The evidence introduced at trial tended to show the following. Alfred K. Brown was born in Salem, Massachusetts. His mother was Japanese and his father Caucasian. The defendant lived with his parents and his two older sisters in Danvers, Massachusetts, until he was about eight years old. At that time, the family moved to Japan, where the defendant spent the next seven years. In the summer of 1977, the Brown family (with the exception of the defendant’s oldest sister) returned to Massachusetts and settled in Topsfield. The defendant enrolled as a member of the sophomore class at Masconomet Regional High School and began attending classes when school resumed in September, 1977.
The defendant’s fellow students described him as a quiet, average student. He received average grades in his classes with the exception of a geometry class, which he failed. His teachers described him as quiet, average and shy, but not extraordinarily so. He was able, despite his shyness, to work with others. He participated in the high school photography club, and students who worked beside him in the darkroom noticed nothing unusual. None of the teachers or students who testified at trial could recollect any incidents indicating that the defendant might have been treated differently from other students because of his background.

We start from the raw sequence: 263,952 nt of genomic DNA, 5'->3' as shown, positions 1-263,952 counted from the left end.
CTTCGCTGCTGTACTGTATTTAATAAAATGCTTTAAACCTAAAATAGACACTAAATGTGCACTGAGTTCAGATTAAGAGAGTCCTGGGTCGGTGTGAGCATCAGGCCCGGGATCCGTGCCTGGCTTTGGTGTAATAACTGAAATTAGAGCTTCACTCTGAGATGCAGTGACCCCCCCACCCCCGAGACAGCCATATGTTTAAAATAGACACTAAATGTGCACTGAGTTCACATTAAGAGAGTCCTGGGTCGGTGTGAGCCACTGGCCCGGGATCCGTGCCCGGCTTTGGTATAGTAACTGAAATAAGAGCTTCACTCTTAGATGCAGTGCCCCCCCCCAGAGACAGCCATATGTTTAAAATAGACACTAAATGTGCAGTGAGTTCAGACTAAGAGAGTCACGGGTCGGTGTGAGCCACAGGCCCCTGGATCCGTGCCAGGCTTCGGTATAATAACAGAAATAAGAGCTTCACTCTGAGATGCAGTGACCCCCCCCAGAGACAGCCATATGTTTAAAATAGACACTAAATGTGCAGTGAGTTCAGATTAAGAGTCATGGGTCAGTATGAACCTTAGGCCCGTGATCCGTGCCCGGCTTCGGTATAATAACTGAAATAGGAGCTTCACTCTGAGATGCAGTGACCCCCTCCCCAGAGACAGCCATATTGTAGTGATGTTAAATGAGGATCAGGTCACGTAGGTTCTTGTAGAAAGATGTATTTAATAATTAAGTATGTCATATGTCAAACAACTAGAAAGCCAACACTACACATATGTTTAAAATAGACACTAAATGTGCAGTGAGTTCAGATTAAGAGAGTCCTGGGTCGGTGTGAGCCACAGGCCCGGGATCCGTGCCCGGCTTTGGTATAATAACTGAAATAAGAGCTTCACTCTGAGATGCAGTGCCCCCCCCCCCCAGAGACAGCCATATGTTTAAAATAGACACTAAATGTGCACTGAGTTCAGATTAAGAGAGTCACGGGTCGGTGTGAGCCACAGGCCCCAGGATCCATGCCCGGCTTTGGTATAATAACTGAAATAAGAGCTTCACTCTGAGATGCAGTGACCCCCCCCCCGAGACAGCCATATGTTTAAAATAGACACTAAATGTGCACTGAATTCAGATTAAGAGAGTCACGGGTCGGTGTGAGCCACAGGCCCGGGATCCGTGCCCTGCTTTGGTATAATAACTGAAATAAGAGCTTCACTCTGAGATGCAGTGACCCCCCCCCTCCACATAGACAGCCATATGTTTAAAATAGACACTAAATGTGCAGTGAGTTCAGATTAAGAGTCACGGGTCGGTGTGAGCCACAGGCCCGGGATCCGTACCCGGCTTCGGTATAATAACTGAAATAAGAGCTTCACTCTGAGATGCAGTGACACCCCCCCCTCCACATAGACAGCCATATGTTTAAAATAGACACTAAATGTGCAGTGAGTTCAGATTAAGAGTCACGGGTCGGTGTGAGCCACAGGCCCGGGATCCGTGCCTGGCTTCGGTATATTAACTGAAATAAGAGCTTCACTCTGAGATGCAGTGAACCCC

His personal library consisted mainly of what the psychiatrist called by the defense characterized as “terrorist” books [Note 1] and books and magazines on firearms.
In the months after the Brown family returned to Massachusetts, the defendant had entertained thoughts of suicide. He had also considered killing his parents: “The music I played was too loud, I would sleep too late and they were bugging me and I just got sick of it.” [Note 2] He said that, shortly before the shootings, “My mother was mad at me because I flunked geometry. I just got mad and decided to get it over with.” When asked what his mother had said to him at the time, the defendant replied, “She said `why don’t you try harder.’ “